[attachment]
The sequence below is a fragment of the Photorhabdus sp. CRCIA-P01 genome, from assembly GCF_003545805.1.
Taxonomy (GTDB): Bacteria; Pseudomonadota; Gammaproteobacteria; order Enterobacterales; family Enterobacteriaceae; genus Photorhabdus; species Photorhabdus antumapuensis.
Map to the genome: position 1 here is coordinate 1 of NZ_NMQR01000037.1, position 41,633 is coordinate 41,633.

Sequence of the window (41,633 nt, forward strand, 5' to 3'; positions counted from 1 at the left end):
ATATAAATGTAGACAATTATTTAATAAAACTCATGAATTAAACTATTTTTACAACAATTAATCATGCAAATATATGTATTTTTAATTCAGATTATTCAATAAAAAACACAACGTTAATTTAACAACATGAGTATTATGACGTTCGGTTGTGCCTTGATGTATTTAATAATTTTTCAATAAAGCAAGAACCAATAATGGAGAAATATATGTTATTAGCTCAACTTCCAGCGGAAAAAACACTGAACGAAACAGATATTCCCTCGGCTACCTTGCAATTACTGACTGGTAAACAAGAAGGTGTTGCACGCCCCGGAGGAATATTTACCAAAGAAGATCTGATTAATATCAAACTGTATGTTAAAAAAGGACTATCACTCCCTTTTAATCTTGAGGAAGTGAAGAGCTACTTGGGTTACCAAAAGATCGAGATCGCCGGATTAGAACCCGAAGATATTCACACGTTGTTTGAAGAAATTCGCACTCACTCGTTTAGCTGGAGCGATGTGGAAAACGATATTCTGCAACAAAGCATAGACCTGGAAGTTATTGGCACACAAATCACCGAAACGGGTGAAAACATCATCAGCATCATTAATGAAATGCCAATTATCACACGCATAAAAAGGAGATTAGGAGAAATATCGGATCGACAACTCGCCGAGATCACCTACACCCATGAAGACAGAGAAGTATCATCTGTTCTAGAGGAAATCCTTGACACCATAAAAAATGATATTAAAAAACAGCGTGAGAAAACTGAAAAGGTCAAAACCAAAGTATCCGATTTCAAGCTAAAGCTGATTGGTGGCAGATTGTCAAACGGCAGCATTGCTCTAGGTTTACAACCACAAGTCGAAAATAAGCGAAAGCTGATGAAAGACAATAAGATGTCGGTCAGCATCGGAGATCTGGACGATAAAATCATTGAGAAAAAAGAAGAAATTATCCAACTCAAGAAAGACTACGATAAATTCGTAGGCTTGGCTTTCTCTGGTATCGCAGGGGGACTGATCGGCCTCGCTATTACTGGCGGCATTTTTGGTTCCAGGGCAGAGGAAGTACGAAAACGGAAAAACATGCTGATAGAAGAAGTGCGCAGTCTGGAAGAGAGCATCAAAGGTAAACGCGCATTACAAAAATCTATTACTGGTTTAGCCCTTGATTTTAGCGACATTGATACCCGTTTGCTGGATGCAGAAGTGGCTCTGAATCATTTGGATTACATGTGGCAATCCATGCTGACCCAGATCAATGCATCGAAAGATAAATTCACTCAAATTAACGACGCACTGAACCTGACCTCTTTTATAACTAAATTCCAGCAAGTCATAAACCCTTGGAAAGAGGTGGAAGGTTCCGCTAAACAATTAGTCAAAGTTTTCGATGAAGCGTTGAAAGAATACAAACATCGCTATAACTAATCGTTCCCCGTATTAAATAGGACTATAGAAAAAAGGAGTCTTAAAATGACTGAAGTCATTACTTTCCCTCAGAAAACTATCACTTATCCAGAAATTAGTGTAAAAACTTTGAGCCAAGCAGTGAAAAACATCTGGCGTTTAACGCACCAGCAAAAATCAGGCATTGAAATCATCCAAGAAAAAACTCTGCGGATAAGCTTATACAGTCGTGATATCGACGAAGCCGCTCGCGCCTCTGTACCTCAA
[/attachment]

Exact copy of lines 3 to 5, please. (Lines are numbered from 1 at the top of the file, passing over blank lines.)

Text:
Map to the genome: position 1 here is coordinate 1 of NZ_NMQR01000037.1, position 41,633 is coordinate 41,633.

Sequence of the window (41,633 nt, forward strand, 5' to 3'; positions counted from 1 at the left end):
ATATAAATGTAGACAATTATTTAATAAAACTCATGAATTAAACTATTTTTACAACAATTAATCATGCAAATATATGTATTTTTAATTCAGATTATTCAATAAAAAACACAACGTTAATTTAACAACATGAGTATTATGACGTTCGGTTGTGCCTTGATGTATTTAATAATTTTTCAATAAAGCAAGAACCAATAATGGAGAAATATATGTTATTAGCTCAACTTCCAGCGGAAAAAACACTGAACGAAACAGATATTCCCTCGGCTACCTTGCAATTACTGACTGGTAAACAAGAAGGTGTTGCACGCCCCGGAGGAATATTTACCAAAGAAGATCTGATTAATATCAAACTGTATGTTAAAAAAGGACTATCACTCCCTTTTAATCTTGAGGAAGTGAAGAGCTACTTGGGTTACCAAAAGATCGAGATCGCCGGATTAGAACCCGAAGATATTCACACGTTGTTTGAAGAAATTCGCACTCACTCGTTTAGCTGGAGCGATGTGGAAAACGATATTCTGCAACAAAGCATAGACCTGGAAGTTATTGGCACACAAATCACCGAAACGGGTGAAAACATCATCAGCATCATTAATGAAATGCCAATTATCACACGCATAAAAAGGAGATTAGGAGAAATATCGGATCGACAACTCGCCGAGATCACCTACACCCATGAAGACAGAGAAGTATCATCTGTTCTAGAGGAAATCCTTGACACCATAAAAAATGATATTAAAAAACAGCGTGAGAAAACTGAAAAGGTCAAAACCAAAGTATCCGATTTCAAGCTAAAGCTGATTGGTGGCAGATTGTCAAACGGCAGCATTGCTCTAGGTTTACAACCACAAGTCGAAAATAAGCGAAAGCTGATGAAAGACAATAAGATGTCGGTCAGCATCGGAGATCTGGACGATAAAATCATTGAGAAAAAAGAAGAAATTATCCAACTCAAGAAAGACTACGATAAATTCGTAGGCTTGGCTTTCTCTGGTATCGCAGGGGGACTGATCGGCCTCGCTATTACTGGCGGCATTTTTGGTTCCAGGGCAGAGGAAGTACGAAAACGGAAAAACATGCTGATAGAAGAAGTGCGCAGTCTGGAAGAGAGCATCAAAGGTAAACGCGCATTACAAAAATCTATTACTGGTTTAGCCCTTGATTTTAGCGACATTGATACCCGTTTGCTGGATGCAGAAGTGGCTCTGAATCATTTGGATTACATGTGGCAATCCATGCTGACCCAGATCAATGCATCGAAAGATAAATTCACTCAAATTAACGACGCACTGAACCTGACCTCTTTTATAACTAAATTCCAGCAAGTCATAAACCCTTGGAAAGAGGTGGAAGGTTCCGCTAAACAATTAGTCAAAGTTTTCGATGAAGCGTTGAAAGAATACAAACATCGCTATAACTAATCGTTCCCCGTATTAAATAGGACTATAGAAAAAAGGAGTCTTAAAATGACTGAAGTCATTACTTTCCCTCAGAAAACTATCACTTATCCAGAAATTAGTGTAAAAACTTTGAGCCAAGCAGTGAAAAACATCTGGCGTTTAACGCACCAGCAAAAATCAGGCATTGAAATCATCCAAGAAAAAACTCTGCGGATAAGCTTATACAGTCGTGATATCGACGAAGCCGCTCGCGCCTCTGTACCTCAA